On Notions of Fairness in Environmental Justice

In this article, the existence of disproportionate environmental risk in low-income and/or minority communities is evaluated for the Phoenix metropolitan area. The results of the econometric estimation illustrate that advocacy against disproportionate risk can lead to paradoxical results, making minority and low-income individuals worse off. Specifically, it is concluded that in the process of siting potentially polluting activities, emphasis should not be focused on avoiding disproportionate risk per se, but rather on ensuring that affected populations share fully in making decisions that affect their environment. This result supports the more general proposition that pursuing environmental justice goals that are not directly tied to the individual welfare of communities at risk can result in the violation of the Pareto principle.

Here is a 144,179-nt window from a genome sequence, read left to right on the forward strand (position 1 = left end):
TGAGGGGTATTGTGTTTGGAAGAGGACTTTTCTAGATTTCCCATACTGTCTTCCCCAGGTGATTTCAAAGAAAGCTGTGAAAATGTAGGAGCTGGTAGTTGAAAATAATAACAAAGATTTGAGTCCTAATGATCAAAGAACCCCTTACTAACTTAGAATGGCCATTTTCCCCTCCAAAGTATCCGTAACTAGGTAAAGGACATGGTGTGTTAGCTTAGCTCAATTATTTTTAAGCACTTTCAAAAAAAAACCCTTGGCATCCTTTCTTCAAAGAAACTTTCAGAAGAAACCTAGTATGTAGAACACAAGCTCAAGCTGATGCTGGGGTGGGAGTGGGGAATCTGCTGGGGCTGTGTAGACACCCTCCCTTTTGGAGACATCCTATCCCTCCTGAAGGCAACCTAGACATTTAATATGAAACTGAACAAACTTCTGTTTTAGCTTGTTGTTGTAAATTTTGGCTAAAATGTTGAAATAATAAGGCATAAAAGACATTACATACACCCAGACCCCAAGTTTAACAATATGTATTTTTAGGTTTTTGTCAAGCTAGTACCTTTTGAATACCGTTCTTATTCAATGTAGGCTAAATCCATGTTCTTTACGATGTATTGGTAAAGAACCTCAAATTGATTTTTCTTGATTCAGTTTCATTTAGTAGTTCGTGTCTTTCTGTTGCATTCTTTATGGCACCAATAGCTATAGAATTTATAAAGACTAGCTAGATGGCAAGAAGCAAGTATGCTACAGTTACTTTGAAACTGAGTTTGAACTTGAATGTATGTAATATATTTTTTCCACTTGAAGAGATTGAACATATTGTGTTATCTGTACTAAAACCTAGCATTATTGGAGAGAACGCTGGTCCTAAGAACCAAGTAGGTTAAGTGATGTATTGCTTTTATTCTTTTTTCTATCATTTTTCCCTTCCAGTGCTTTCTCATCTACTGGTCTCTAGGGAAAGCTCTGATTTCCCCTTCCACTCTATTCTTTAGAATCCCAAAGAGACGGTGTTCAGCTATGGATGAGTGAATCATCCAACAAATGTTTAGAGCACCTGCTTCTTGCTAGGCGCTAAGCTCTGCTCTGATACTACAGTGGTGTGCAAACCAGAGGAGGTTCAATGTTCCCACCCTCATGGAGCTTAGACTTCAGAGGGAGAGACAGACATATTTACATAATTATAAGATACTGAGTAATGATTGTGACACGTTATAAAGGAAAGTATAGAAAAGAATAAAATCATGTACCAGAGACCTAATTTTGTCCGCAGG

Satheesh Aradhyula, Melissa A. Burns, and Dennis C. Cory

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